One of the challenges of early treatment in skin of color patients is that dermatologists might be less likely to see these patients. Researchers reported in a study published in 2017 in the Journal of the American Academy of Dermatology that healthcare utilization among non-Hispanic black children with atopic dermatitis is lower than it is for white children with atopic dermatitis.1 But when non-Hispanic black children did see providers about their atopic dermatitis, their healthcare utilization became higher than for white patients.
The study suggests two things, according to Dr. Alexis: One, there may be disparities in the utilization and access to a healthcare provider for the treatment of atopic dermatitis. Two, the pattern of high healthcare utilization among those who were actually diagnosed by a healthcare provider suggests greater severity of atopic dermatitis.
“It speaks to the importance of being able to better manage atopic dermatitis in patients of color since the suggestion from this and other studies is that the severity of atopic dermatitis and prevalence of atopic dermatitis among non-Hispanic blacks is greater than whites,” Dr. Alexis says. “The more we can improve access, the better we can contribute to earlier diagnosis and better long-term management of the disease through patient education, as well as in-office treatment, the better the overall outcomes and lower burden of disease.”
NUANCES OF TREATMENT IN SKIN OF COLOR
Dr. Alexis says he uses many of the same agents for treating atopic dermatitis in his black and white patients. Studies show that commonly used and newer therapies for atopic dermatitis, such as dupilumab and crisaborole, are generally safe across skin types.
However, there are some nuances including dermatologists’ management of the pigmentary alterations.
“If hyperpigmentation develops, we often need to use treatments such as hydroquinone to manage hyperpigmentation from the eczema. That can be a challenge because many of the treatments we use for hyperpigmentation can result in some degree of irritation, so we have to make sure we’re treating areas that are completely resolved of eczema,” he says.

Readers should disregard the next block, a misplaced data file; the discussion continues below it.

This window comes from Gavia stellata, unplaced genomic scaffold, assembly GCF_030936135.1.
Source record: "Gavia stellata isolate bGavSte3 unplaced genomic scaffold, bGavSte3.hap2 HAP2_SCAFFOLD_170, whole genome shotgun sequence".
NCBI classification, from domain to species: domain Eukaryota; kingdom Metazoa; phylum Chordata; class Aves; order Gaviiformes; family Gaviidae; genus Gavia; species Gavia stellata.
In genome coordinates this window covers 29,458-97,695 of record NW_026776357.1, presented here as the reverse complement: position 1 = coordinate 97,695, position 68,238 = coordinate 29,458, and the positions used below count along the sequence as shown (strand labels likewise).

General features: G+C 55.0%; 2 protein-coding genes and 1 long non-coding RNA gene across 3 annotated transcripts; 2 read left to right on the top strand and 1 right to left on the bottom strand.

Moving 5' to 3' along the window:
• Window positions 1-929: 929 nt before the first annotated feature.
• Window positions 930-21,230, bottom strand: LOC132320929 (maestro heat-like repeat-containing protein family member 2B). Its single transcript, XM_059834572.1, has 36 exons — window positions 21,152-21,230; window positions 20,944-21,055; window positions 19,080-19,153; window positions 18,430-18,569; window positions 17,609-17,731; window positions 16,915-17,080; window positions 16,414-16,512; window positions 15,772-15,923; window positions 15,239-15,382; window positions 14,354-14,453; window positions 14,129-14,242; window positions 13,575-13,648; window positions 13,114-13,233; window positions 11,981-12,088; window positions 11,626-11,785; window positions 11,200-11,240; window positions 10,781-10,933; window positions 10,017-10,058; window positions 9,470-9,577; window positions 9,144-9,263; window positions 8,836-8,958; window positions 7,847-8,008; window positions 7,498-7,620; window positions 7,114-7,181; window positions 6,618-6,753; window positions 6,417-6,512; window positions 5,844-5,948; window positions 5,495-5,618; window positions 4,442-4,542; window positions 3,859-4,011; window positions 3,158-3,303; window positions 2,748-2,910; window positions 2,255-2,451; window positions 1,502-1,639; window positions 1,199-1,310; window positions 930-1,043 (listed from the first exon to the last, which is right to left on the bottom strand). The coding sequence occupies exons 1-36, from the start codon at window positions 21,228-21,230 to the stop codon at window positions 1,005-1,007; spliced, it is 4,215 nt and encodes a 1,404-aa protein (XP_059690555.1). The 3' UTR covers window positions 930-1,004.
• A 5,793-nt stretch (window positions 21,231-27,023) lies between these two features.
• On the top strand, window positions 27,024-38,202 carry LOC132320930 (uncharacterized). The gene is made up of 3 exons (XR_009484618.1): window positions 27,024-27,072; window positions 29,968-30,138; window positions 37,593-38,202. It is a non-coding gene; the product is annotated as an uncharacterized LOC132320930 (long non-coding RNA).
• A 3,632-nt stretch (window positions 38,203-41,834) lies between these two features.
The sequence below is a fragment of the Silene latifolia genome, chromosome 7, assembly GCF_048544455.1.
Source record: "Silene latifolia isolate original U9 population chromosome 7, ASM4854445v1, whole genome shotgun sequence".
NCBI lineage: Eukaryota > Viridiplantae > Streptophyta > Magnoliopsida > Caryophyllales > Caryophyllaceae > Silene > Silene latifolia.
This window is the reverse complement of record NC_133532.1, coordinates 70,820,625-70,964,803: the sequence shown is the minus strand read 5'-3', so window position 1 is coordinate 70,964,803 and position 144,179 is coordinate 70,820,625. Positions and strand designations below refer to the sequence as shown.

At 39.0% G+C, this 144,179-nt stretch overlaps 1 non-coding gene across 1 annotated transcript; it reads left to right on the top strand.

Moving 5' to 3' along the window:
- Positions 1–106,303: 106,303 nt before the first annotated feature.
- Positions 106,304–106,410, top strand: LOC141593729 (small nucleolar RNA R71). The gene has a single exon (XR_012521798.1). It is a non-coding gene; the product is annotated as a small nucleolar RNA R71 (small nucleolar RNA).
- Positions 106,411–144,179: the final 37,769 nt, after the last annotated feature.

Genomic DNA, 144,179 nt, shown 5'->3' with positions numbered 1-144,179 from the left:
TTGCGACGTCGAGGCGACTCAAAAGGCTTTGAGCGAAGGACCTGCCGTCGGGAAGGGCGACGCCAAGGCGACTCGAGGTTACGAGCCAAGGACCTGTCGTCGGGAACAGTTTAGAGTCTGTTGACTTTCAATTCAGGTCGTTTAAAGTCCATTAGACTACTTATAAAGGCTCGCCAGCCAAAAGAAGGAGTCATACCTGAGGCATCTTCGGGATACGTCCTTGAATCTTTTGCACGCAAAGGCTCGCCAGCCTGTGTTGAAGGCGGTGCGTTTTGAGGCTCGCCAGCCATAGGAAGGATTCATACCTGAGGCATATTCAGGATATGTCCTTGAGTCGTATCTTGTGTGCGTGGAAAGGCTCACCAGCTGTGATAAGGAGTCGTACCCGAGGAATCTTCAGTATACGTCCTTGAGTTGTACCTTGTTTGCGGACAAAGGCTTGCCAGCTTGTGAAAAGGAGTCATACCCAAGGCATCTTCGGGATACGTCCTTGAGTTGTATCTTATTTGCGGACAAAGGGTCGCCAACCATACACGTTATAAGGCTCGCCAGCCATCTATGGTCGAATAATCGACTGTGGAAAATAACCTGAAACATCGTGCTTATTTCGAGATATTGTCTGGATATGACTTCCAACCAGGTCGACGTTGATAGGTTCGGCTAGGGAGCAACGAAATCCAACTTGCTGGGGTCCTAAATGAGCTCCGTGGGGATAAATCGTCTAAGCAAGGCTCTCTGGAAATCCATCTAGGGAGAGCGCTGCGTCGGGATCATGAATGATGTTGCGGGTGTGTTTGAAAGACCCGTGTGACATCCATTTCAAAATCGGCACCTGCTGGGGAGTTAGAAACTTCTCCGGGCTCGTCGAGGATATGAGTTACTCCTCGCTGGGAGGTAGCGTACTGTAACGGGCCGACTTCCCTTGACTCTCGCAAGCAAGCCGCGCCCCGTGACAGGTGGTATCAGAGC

Another nuance is that hypopigmentation from corticosteroids is more striking and more burdensome for patients with skin of color since the contrast between the lighter patch and the normal skin would be greater.
“It’s particularly important to be judicious with the use of topical corticosteroids, limiting the duration and making sure patients are educated about where to apply it and how long to apply,” Dr. Alexis says.
Dermatologists should also carefully consider the strength of the corticosteroids they’re prescribing in order to limit the development of steroid-induced hypopigmentation, he says.
GAPS IN UNDERSTANDING
There remain gaps in understanding with respect to genetic differences among races and ethnicities with atopic dermatitis.
“For example, one genetic factor that is very common is atopic dermatitis patients of European ancestry is the filaggrin loss of function mutation. This is far less prevalent in patients of African ancestry with atopic dermatitis, which suggests there are other genetic factors that are more relevant to patients of African ancestry with atopic dermatitis,” Dr. Alexis says.
While more research is needed looking at genetic and other factors that influence and contribute to atopic dermatitis in patients of all skin types, one thing that has emerged, according to Dr. Alexis, is that when it comes to diagnosing, treating and managing atopic dermatitis, there’s no one size fits all approach.
Dr. Alexis is a consultant and/or advisory board member for LEO,Valeant, Sanofi-Regeneron, Pfizer, Dermira, Unilever, L'Oreal and Beiersdorf. He has also served as an investigator for Galderma and LEO.
1. Fischer AH, Shin DB, Margolis DJ, Takeshita J. Racial and ethnic differences in health care utilization for childhood eczema: An analysis of the 2001-2013 Medical Expenditure Panel Surveys. J Am Acad Dermatol. 2017;77(6):1060-1067.